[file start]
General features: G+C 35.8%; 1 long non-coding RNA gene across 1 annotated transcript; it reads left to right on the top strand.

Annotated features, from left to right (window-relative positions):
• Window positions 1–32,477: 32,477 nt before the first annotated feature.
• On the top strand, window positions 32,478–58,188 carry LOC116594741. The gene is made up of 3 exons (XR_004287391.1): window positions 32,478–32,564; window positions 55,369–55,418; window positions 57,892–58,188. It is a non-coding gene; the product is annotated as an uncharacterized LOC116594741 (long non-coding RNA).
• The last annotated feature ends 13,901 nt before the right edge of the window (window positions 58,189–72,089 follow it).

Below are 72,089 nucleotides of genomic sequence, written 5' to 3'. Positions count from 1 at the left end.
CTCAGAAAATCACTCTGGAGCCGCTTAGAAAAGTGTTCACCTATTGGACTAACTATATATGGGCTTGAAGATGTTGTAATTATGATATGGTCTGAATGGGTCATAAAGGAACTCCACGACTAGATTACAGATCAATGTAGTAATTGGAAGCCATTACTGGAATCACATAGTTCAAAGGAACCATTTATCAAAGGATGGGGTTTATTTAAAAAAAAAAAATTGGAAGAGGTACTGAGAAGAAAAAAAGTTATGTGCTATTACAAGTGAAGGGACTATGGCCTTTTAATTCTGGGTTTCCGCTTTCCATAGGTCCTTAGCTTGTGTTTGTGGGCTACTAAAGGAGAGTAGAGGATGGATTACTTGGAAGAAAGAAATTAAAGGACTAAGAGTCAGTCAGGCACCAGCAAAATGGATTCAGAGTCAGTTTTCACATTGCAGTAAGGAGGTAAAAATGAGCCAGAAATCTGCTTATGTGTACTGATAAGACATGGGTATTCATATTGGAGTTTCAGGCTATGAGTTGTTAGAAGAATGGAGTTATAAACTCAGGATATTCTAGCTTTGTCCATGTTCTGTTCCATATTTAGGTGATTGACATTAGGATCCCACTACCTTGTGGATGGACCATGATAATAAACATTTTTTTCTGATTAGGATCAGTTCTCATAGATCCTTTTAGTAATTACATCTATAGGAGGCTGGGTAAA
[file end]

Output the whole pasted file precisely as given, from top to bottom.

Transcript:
General features: G+C 35.8%; 1 long non-coding RNA gene across 1 annotated transcript; it reads left to right on the top strand.

Annotated features, from left to right (window-relative positions):
• Window positions 1–32,477: 32,477 nt before the first annotated feature.
• On the top strand, window positions 32,478–58,188 carry LOC116594741. The gene is made up of 3 exons (XR_004287391.1): window positions 32,478–32,564; window positions 55,369–55,418; window positions 57,892–58,188. It is a non-coding gene; the product is annotated as an uncharacterized LOC116594741 (long non-coding RNA).
• The last annotated feature ends 13,901 nt before the right edge of the window (window positions 58,189–72,089 follow it).

Below are 72,089 nucleotides of genomic sequence, written 5' to 3'. Positions count from 1 at the left end.
CTCAGAAAATCACTCTGGAGCCGCTTAGAAAAGTGTTCACCTATTGGACTAACTATATATGGGCTTGAAGATGTTGTAATTATGATATGGTCTGAATGGGTCATAAAGGAACTCCACGACTAGATTACAGATCAATGTAGTAATTGGAAGCCATTACTGGAATCACATAGTTCAAAGGAACCATTTATCAAAGGATGGGGTTTATTTAAAAAAAAAAAATTGGAAGAGGTACTGAGAAGAAAAAAAGTTATGTGCTATTACAAGTGAAGGGACTATGGCCTTTTAATTCTGGGTTTCCGCTTTCCATAGGTCCTTAGCTTGTGTTTGTGGGCTACTAAAGGAGAGTAGAGGATGGATTACTTGGAAGAAAGAAATTAAAGGACTAAGAGTCAGTCAGGCACCAGCAAAATGGATTCAGAGTCAGTTTTCACATTGCAGTAAGGAGGTAAAAATGAGCCAGAAATCTGCTTATGTGTACTGATAAGACATGGGTATTCATATTGGAGTTTCAGGCTATGAGTTGTTAGAAGAATGGAGTTATAAACTCAGGATATTCTAGCTTTGTCCATGTTCTGTTCCATATTTAGGTGATTGACATTAGGATCCCACTACCTTGTGGATGGACCATGATAATAAACATTTTTTTCTGATTAGGATCAGTTCTCATAGATCCTTTTAGTAATTACATCTATAGGAGGCTGGGTAAA